Jose Pacheco is one of seven defendants charged with participating in the hate killing of Marcelo Lucero, and the only minority among the group. He and five others have been held in jail for nearly a year awaiting trial in the closely watched case.
In prison greens, behind Plexiglas, the 18-year-old repeatedly glanced at his mother and attorney during an interview last week as he affirmed his innocence and distanced himself from the six other defendants - all former students at Patchogue-Medford High School. He is the first defendant to publicly speak.
"This isn't for anyone," he said of jail. "I've learned a lot of things. I was with the wrong crowd. Your life can change in two minutes. Two minutes, that's all it takes."
Pacheco denied any involvement in the Lucero attack a year ago in Patchogue. "That was just my ride home," he said.
"I had nothing to do with this crime," he added. "I am innocent. I want the public to know I'm a good person. I'm not a monster."
The conditions of the interview included having his attorney, Christopher Brocato, and his mother, Sherri Pacheco, present. No questions about the attacks Pacheco is charged with were allowed.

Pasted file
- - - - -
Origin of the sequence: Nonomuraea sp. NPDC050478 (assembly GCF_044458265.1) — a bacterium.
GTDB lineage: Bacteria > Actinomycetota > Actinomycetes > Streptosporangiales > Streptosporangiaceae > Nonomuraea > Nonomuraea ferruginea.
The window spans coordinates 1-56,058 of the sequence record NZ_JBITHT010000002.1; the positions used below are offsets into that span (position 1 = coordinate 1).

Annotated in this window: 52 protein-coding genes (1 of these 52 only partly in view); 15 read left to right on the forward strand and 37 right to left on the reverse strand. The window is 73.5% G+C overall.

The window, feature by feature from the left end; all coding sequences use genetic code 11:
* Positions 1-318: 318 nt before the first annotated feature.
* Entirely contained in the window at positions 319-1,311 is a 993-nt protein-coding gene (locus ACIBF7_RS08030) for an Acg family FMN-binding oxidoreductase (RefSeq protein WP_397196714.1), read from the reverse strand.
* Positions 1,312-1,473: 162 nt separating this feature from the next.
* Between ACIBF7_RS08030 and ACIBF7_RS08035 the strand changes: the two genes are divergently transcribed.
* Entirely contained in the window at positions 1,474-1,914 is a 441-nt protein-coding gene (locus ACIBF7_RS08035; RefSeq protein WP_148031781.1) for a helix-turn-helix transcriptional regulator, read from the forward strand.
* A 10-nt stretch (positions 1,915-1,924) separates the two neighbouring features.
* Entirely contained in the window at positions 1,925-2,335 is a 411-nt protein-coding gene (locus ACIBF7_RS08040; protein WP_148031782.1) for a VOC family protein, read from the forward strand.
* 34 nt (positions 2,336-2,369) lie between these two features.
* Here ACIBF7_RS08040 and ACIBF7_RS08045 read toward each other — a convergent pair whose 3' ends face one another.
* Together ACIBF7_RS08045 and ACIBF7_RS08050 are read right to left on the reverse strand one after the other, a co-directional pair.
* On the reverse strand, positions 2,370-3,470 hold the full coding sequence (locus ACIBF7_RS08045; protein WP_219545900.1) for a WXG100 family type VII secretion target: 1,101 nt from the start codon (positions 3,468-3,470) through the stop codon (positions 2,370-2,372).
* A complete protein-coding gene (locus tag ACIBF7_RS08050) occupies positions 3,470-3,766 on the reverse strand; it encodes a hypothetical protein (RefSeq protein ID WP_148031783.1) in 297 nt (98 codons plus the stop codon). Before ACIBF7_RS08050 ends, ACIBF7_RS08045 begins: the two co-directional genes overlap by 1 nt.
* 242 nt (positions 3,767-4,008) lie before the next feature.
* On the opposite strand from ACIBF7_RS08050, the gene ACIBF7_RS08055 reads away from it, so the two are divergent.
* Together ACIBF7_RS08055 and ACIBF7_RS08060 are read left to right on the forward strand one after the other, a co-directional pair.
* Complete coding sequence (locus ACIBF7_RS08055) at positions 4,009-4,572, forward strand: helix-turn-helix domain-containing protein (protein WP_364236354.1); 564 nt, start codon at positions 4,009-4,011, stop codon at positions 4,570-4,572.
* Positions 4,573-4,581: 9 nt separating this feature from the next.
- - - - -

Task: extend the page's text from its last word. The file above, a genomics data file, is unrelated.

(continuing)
Charge: Teens sought victim
Authorities have painted a different picture of Pacheco. They say he and six other teenagers set out to look for a Latino victim on Nov. 8; found Lucero, an Ecuadorean immigrant; and pummeled him before one, Jeffrey Conroy, stabbed him. Brocato said Pacheco - who was charged with gang assault and conspiracy - was a spectator and had no physical contact with Lucero.
In January, authorities charged the defendants with additional counts, alleging that they went on a yearlong crime spree against Latinos. Pacheco is charged with attacks on three victims on Nov. 8 and three other victims from previous attacks dating back to December of 2007.
[jail], I was all over the news, people thought I was a black racist," said Pacheco.
Says gangs threatened him
Pacheco said he was threatened by Latino gangs, whose members spit on him.
Pacheco sees most of the other defendants - only one is out on bail - but says he doesn't talk to them much. "After what they put me through, I'd like to stay to myself," said Pacheco.
Expressing condolences to the Lucero family, Pacheco said he'd like to offer them in person if he gets out. "My condolences will always go out to the family," he said. "I can't begin to imagine how they feel right now, losing a brother, losing a son."
Pacheco spends his days reading books his mother brings him on her twice-a-week visits. He read the "Twilight" series. He's trying to learn Japanese. He plays basketball and goes to a prayer group. He calls his mother every day.
Pacheco said he has three friends who regularly write him letters and visit. Others have turned their backs on him, said his mother.
He said he is nervous about the prospect of a trial. "It's just a roll of the dice," he said. "Your fate is in other people's hands."
If acquitted, he said he wants to move to California. "I don't want to live in Suffolk County," he said. "I want to put this behind me. I will live a more private life. Stay to myself. Look out for me and my mother. That's it."